Neuronascent lands NIA grant to advance Alzheimer’s treatment to Phase 2 clinical trials

Neuron regeneration company Neuronascent has been granted a U01 award by the National Institute of Aging (NIA) to advance its investigational drug, NNI-362, into Phase 2 clinical trials for mild to moderate Alzheimer’s disease.

The grant will enable Neuronascent to conduct long-term safety testing and GMP manufacture of NNI-362. The testing is essential before proceeding with a trial to assess if NNI-362 can halt and potentially reverse the disease’s progression, improving memory and executive function in patients.

“There is still a need for therapies to actually halt and potentially reverse the disease at the next stage of disease progression from pre-AD to severe AD,” said Dr R Scott Turner, Professor of Neurology at Georgetown University.

NNI-362 is Neuronascent’s lead investigational therapy and is designed to combat age-related disorders by generating new neurons to replace those lost in chronic neurodegenerative conditions associated with aging. Administered orally, the treatment has successfully completed a Phase 1a clinical trial supported by NIA and approved by the FDA, which assessed the treatment’s safety, pharmacokinetics, and its effect on a plasma biomarker indicative of Alzheimer’s disease progression.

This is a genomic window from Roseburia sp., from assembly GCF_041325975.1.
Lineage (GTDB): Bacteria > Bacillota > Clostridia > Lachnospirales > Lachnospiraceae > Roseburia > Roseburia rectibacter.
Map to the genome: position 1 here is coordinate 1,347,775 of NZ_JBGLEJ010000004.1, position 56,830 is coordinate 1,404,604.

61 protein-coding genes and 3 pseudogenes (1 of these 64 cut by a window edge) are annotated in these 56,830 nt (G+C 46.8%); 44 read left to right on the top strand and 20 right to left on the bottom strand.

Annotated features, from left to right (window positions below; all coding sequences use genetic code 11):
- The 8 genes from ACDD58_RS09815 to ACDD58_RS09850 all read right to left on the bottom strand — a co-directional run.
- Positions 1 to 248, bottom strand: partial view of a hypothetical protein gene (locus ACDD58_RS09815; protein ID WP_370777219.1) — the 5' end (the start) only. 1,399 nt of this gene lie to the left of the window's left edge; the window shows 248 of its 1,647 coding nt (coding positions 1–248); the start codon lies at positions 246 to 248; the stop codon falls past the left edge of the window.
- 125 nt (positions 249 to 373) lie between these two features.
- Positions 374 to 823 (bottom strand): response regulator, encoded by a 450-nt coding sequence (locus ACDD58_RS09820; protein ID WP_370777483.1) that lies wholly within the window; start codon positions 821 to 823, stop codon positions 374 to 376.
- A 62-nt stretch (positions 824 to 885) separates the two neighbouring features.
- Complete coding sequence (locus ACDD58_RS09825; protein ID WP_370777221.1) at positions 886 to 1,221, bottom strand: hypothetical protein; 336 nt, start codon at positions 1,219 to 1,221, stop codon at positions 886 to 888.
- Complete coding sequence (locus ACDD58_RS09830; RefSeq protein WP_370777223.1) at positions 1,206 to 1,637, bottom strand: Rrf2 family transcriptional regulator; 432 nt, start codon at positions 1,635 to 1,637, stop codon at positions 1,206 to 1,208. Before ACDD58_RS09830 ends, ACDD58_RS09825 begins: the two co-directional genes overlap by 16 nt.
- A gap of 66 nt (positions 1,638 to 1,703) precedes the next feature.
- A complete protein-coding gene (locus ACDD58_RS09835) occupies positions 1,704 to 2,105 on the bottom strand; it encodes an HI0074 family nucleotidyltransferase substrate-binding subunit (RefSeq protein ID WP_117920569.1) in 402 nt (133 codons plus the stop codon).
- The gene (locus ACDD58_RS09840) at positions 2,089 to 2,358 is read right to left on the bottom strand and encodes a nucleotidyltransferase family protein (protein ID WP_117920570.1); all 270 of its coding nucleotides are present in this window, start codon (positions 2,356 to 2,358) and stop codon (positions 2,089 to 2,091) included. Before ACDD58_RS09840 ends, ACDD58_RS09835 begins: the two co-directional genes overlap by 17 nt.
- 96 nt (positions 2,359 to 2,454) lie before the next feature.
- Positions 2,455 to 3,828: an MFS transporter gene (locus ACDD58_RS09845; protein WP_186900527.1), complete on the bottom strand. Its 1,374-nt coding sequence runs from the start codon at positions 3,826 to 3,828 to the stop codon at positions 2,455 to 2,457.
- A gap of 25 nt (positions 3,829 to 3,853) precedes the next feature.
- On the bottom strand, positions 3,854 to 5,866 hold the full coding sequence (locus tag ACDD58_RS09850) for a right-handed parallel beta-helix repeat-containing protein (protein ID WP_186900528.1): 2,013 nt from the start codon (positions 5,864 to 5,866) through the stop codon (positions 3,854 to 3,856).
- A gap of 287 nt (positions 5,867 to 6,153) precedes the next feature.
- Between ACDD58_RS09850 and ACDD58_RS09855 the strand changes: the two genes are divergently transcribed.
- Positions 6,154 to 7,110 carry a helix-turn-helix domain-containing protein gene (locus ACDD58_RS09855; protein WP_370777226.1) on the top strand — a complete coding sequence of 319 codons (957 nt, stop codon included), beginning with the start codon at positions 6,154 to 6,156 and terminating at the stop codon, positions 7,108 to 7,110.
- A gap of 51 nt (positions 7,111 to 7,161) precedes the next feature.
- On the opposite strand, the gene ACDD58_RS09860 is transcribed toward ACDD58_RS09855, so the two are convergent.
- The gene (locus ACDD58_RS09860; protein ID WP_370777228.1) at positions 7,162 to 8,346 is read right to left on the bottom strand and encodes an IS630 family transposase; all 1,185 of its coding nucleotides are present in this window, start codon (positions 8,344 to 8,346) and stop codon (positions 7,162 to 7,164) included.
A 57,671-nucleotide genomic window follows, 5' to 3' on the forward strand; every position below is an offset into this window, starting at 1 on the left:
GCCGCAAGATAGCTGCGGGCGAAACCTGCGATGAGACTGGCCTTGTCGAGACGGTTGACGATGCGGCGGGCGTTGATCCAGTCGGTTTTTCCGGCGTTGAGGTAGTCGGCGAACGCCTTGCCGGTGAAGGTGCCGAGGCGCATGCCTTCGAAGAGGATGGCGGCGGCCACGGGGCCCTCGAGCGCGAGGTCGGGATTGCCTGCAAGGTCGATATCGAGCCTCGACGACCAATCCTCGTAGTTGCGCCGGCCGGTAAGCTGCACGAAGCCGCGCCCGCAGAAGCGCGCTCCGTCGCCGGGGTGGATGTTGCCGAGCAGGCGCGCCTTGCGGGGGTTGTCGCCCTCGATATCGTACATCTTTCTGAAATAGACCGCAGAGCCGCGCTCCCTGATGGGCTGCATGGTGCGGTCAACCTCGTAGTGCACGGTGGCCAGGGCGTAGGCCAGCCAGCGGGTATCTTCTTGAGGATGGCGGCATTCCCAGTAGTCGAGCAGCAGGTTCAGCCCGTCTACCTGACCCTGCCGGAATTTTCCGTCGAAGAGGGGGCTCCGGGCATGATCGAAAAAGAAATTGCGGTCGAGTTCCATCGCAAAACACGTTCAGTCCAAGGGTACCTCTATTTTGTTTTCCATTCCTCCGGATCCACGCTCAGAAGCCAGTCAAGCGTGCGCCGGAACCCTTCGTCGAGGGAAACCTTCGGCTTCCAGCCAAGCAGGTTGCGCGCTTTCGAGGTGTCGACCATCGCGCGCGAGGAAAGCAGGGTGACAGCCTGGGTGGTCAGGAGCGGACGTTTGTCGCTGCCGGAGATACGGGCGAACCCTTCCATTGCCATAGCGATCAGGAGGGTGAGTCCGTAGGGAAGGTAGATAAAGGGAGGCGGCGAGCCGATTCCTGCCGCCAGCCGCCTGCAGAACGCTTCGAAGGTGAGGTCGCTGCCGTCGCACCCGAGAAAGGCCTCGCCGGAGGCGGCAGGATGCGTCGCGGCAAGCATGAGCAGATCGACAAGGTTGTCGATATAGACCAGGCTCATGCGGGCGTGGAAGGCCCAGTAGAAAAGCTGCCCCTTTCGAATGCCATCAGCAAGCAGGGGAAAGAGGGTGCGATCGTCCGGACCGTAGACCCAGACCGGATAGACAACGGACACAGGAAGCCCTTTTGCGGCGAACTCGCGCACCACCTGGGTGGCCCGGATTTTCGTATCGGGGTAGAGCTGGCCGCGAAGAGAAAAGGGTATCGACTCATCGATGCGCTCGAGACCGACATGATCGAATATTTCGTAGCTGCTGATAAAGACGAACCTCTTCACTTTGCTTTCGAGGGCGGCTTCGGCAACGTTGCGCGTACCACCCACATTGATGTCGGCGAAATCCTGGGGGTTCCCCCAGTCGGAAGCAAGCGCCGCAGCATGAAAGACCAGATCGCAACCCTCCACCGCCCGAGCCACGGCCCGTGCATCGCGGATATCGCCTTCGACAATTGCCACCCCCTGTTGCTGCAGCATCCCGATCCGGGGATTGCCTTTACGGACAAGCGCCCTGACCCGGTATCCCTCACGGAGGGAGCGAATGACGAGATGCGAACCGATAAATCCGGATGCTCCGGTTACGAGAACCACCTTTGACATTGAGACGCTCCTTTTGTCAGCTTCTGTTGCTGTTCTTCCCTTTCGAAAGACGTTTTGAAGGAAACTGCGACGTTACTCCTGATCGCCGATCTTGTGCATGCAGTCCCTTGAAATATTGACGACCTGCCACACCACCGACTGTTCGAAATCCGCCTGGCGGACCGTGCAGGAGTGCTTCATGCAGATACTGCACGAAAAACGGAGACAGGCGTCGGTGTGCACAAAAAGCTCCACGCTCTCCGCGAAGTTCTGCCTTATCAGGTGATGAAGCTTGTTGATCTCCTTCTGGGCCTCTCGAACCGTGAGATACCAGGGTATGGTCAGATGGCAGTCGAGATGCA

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NNI-362 was discovered through a screening program designed to identify small molecules capable of entering the human brain and stimulating the growth of new adult-born neurons. The experimental therapy targets p70S6 kinase, a regulator of cell cycle progression, through a unique allosteric modulation mechanism, which sets it apart from conventional kinase inhibitors and addresses safety concerns associated with them.

Beyond Alzheimer’s disease, Neuronascent anticipates that NNI-362 could provide benefits for various age-related disorders stemming from the loss of adult-born neurons in cognitive and motor regions of the brain.

“With therapeutics that address the different stages of disease, we may finally be at the point of obtaining precision medicine for age-related neurodegenerative disorders such as Alzheimer’s and Parkinson’s disease,” said Dr Judith Kelleher-Andersson, CEO of Neuronascent.